What is cancer?
More than 150 years ago, Rudolf Virchow described cancer as “pathological cell growth.” However we still have no scientific consensus for the cause of this disease, which Hippocrates (460–370 BC), the father of medicine, is credited with naming the carcinoma.
We know that cancer cells have damaged DNA. We do not know why some cells with DNA damage go rogue.
Researchers have identified 10 characteristics that define cancer:
- Sustained, self-sufficient, chronic proliferation
- Insensitive to inhibitory signals that might stop their growth
- Resist programmed cell death
- Can multiply indefinitely (“limitless replicative potential”)
- Stimulate the growth of blood vessels to supply nutrients
- Invade local tissue and spread to distant sites (metastasis)
- Exhibit abnormal metabolic pathways
- Evade the immune system
- Exhibit genome instability
- Tumor-promoting inflammation.
There are competing theories as to why some cells become cancerous.
In 1953, James Watson and Francis Crick discovered the double-helix structure of the DNA molecule. That set the stage for what has become the dominant theory of cancer:
During the 1970s, scientists discovered oncogenes (genes that cause cells to grow out of control and become cancer cells), and tumour suppressor genes (normal genes that when damaged cause cells to grow out of control, which can lead to cancer).
This discovery led to the somatic mutation theory (SMT), which treats cancer as a disease of ‘genes gone awry.’
Conversely, the metabolic theory of cancer grew out of early 20th century research in Germany, research focused on abnormal energy generation. Dr. Otto Warburg (1883-1970) won the Nobel Prize for medicine in 1931 “for his discovery of the nature and mode of action of the respiratory enzyme.”
One common characteristic of all cancer cells is that they “over-utilize glucose even in the presence of oxygen, the ‘Warburg effect’.” Their energy metabolism is fundamentally different from healthy cells. Cancer cells generate energy through a less-effecient anaerobic process of fermentation.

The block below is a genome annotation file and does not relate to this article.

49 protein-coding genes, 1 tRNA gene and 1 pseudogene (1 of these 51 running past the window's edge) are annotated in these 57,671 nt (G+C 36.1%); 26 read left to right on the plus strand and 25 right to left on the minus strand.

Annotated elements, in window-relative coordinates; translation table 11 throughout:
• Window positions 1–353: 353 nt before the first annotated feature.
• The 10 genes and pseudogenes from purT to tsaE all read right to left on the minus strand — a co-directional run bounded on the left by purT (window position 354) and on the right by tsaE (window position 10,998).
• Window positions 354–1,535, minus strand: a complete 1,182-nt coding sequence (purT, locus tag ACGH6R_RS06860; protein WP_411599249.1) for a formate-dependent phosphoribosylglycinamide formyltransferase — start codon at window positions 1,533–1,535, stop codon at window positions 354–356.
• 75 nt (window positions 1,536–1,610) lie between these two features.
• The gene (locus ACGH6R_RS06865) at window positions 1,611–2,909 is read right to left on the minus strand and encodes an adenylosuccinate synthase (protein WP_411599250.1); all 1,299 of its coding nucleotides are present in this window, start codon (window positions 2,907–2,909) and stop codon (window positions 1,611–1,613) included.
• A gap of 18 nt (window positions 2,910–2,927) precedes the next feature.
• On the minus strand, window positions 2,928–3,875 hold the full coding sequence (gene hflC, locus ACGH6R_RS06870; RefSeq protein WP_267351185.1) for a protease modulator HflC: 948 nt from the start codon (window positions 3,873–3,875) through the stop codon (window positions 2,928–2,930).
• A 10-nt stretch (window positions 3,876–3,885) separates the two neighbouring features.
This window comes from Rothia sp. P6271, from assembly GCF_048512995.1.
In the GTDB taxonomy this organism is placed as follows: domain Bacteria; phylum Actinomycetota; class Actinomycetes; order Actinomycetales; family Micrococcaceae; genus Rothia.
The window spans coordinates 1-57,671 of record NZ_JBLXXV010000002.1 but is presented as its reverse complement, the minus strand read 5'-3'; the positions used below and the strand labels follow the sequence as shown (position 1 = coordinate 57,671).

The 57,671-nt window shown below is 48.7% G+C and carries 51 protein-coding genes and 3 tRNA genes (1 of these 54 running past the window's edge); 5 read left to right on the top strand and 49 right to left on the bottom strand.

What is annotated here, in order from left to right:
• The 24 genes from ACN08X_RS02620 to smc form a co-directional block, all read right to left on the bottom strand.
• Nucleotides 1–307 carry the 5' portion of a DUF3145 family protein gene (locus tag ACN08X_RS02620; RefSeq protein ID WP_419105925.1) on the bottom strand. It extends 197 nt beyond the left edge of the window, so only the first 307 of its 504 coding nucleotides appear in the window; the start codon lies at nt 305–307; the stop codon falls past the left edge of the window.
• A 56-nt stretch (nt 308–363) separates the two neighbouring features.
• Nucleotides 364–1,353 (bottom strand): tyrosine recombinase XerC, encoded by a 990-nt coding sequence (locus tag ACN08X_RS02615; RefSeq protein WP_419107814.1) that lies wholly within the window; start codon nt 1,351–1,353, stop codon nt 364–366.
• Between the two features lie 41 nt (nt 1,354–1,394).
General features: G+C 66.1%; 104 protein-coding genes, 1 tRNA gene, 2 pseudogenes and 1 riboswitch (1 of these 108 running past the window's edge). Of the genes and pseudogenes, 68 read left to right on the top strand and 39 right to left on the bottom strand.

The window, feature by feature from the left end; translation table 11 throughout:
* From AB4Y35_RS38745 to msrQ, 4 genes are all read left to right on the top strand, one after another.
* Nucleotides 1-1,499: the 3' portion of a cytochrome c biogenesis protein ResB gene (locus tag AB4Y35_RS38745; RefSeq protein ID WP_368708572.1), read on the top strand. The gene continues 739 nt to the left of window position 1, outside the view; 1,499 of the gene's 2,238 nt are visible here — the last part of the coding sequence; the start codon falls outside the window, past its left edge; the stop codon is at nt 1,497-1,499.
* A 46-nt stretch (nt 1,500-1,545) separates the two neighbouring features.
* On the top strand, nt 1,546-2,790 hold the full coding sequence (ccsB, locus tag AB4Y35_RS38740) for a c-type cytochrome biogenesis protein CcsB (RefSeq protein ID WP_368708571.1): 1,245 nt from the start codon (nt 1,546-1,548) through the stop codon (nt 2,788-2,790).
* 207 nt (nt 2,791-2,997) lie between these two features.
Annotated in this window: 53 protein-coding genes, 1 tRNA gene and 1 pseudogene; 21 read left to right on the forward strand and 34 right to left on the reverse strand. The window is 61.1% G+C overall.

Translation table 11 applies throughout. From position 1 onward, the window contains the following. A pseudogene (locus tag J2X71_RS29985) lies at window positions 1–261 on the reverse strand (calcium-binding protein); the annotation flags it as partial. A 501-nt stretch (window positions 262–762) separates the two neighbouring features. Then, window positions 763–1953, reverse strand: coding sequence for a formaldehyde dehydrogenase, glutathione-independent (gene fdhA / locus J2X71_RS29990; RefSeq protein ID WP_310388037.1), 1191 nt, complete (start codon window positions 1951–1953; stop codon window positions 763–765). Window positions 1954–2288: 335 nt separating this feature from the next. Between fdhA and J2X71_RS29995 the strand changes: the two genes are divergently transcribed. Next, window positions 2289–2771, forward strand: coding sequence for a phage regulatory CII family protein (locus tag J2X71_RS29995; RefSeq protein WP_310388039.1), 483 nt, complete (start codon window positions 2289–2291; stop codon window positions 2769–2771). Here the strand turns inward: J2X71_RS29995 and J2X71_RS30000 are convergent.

Estimates are the 80-95% of cancer cells exhibit this behavior, which is why they can be detected with a positron emission tomography (PET) scan.
However Warburg’s theory that this abnormal energy production is the root cause of cancer has been rejected by the scientific establishment for most of its existence. Until now.
These researchers, typically molecular biologists by training, have turned to metabolism and the Warburg effect because their own research led each of them to the same conclusion: A number of the cancer-causing genes that have long been known for their role in cell division also regulate cells’ consumption of nutrients.
One prominent proponent is Thomas N. Seyfried, PhD, author of “Cancer as a Metabolic Disease: On the Origin, Management, and Prevention of Cancer” as well as several (open access) journal articles on the topic:
- 2015, Cancer as a mitochondrial metabolic disease
- 2014, Cancer as a metabolic disease: implications for novel therapeutics
- 2010, Cancer as a metabolic disease
Rather than cancer being caused by broken DNA, in this theory the broken DNA is a byproduct “linked to abnormalities in the structure and function of the mitochondria.” Mitochondria are tiny structures that generate power for cells. Cancer cells have fewer, and more broken, mitochondria than healthy cells.